As stated in the Code of Ethics for Nurses (1985), the nurse assumes responsibility and accountability for individual nursing judgments and actions. In other words, the nurse is ultimately responsible for all interventions and aspects of care that he/she gives the patient, whether it is knowledge-based and appropriate, negligent and improper, or even honest human mistakes that at times result in patient deaths. Those honest human mistakes that nurses have the possibility of making and that do result in patient deaths can cause nurses their licenses and even put them in jail.
However, should nurses be criminally prosecuted for their mistakes that result in patient deaths? According to Christy Lyon (1998), healthcare practitioners across the country are asking the very same question. The nationwide debate on sanctions that nurses should face for mistakes made on the job began in April 1997 when three Registered Nurses in Denver, Colorado were charged with criminally negligent homicide in the death of an infant. In this case, a physician ordered an intramuscular injection of penicillin for a day-old infant at risk of syphilis.
The pharmacist incorrectly dispensed a syringe containing 10 times the prescribed amount. Although the infant’s primary nurse did not notice firsthand, a staff nurse noticed the large dose and discussed it with a neonatal nurse practitioner, who then told the staff nurse to change the route of administration to intravenous so the child would only be stuck once. Although the nurses consulted several books, they did not consult with the physician before administering the penicillin. The baby soon died thereafter.
The Colorado Board of Nursing suspended the nurse practitioner, placed the staff nurse on probation, and dismissed charges against the infant’s primary nurse. Then the district attorney stepped in and submitted the case to a grand jury, which indicted all three nurses for criminally negligent homicide. Under Colorado state law, criminal negligence occurs “when there is a gross deviation from the standard of care that a reasonable person would exercise and when that person fails to perceive a substantial and unjustifiable risk that a result will occur or that a circumstance exists.
Recently, the nurse practitioner and staff nurse accepted a plea arrangement that keeps their records clear of negligent homicide charges if they stay out of legal trouble for two years, and the jury acquitted the primary nurse. Advocates of criminal charges say nurses should be held accountable for their actions. They argue that charging nurses protects the public from future harm. Robert Grant, the district attorney of Colorado, states that the board of nursing has nothing to do with public accountability and that his office deals with criminal standards, not professional standards.
Before the case was tried, Grant wrote a letter to the nursing community stating, “Nurses do not need to fear being prosecuted for simple mistakes. However, if their care falls to the level of criminal negligence, such as when a doctor’s orders regarding the route of administration are knowingly changed without authorization, leading to deadly consequences, they cannot expect to be immune from responsibility. ” Opponents of criminal charges against nurses agree with Grant in that nurses need to be held responsible for their mistakes and in protecting the public.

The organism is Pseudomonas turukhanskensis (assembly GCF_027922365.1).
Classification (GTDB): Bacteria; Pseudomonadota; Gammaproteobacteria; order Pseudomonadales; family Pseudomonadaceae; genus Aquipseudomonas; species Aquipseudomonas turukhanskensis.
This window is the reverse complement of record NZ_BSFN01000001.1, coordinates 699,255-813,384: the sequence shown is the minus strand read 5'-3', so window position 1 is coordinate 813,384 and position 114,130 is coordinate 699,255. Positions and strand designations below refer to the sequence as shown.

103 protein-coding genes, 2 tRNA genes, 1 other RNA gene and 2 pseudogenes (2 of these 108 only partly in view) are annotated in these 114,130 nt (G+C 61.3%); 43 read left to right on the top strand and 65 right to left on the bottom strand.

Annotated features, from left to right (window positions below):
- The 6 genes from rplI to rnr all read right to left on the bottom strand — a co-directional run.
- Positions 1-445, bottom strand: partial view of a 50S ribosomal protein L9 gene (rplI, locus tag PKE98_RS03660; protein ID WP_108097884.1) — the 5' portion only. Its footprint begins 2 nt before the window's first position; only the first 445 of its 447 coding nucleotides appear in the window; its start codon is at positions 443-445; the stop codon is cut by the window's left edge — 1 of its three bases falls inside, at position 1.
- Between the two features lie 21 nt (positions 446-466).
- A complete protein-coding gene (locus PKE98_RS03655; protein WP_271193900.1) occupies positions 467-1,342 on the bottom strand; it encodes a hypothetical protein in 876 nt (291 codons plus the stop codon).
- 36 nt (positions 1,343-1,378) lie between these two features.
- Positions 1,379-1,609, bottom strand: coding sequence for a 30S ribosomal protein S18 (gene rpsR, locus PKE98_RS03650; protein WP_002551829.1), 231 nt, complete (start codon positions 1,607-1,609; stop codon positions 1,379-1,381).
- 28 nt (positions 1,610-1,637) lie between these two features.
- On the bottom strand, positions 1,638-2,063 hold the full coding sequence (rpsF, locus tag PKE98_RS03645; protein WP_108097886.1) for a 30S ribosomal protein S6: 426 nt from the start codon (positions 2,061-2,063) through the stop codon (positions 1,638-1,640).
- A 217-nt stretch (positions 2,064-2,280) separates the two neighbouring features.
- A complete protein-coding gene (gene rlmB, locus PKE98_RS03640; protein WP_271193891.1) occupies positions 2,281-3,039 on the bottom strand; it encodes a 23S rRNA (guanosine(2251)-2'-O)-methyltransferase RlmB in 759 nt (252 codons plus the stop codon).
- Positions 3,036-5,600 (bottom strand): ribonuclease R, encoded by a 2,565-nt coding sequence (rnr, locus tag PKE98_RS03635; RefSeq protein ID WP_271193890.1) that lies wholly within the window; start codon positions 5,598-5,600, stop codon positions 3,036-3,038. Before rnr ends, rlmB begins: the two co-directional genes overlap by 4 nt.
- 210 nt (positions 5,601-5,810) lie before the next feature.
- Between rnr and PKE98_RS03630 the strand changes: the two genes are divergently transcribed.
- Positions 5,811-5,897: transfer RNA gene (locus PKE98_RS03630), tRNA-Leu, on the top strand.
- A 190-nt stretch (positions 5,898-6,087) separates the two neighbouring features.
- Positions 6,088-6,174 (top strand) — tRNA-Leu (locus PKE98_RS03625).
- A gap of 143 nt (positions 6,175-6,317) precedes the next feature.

However, many feel that the state boards of nursing are the best way to protect the interests of both nurses and the public. The American Nurses Association (ANA) argues that nursing boards are uniquely qualified to evaluate nurses’ performance, especially since their members and staff are usually nurses. Gerri Marulio, MSN, RN, executive director of the ANA at the time, states that boards of nursing “can fit the punishment to the protection of the public and the prevention of future harm.
Leslie Morrison, JD, MS, RN, president of the Northern California chapter of the American Association of Nurse Attorneys, agrees that the state board of nursing is the best way to sanction nurses who make errors on the job. She states, “Criminal prosecution without criminal intent is the wrong way to go, as long as there are civil sanctions, such as license suspension. Accidents happen. They shouldn’t be condoned, but going through licensing channels is more important than pressing charges. ”
In my opinion, nurses should not be prosecuted for mistakes made on the job. Nurses are human beings, which makes them capable of making mistakes. In criminally prosecuting nurses for these mistakes, nurses will less likely report and hide them, thus causing harm to the patient and the public. Also, although nurses have an extensive knowledge base when it comes to patient care, nurses are continually learning while still on the job. At times, learning means making an honest mistake and nurses should not be prosecuted for that.
In making mistakes, nurses tend to fell bad as it is; they punish themselves emotionally even when the error did not harm patient. This is right in line with Adam Smith in which he states, “…to hurt or injure another…there is no commonly honest man who does not more dread the inward disgrace of such an action, the indelible stain which it would forever stamp upon his own mind, than the greatest external calamity which, without any fault of his own, could possibly befall him (p. 107).
I am not condoning non-punished errors, however, it should be up to the state board of nursing to decide on the punishment that would best fit the error. Then depending on the severity and negligence of the error, should the state board of nursing call in the district attorney, rather than the district attorney stepping in on his own. All in all, however, I think that nurses should only be prosecuted when there is the intention and direct infliction of harm on the patient, while all other errors should be punished using civil sanctions.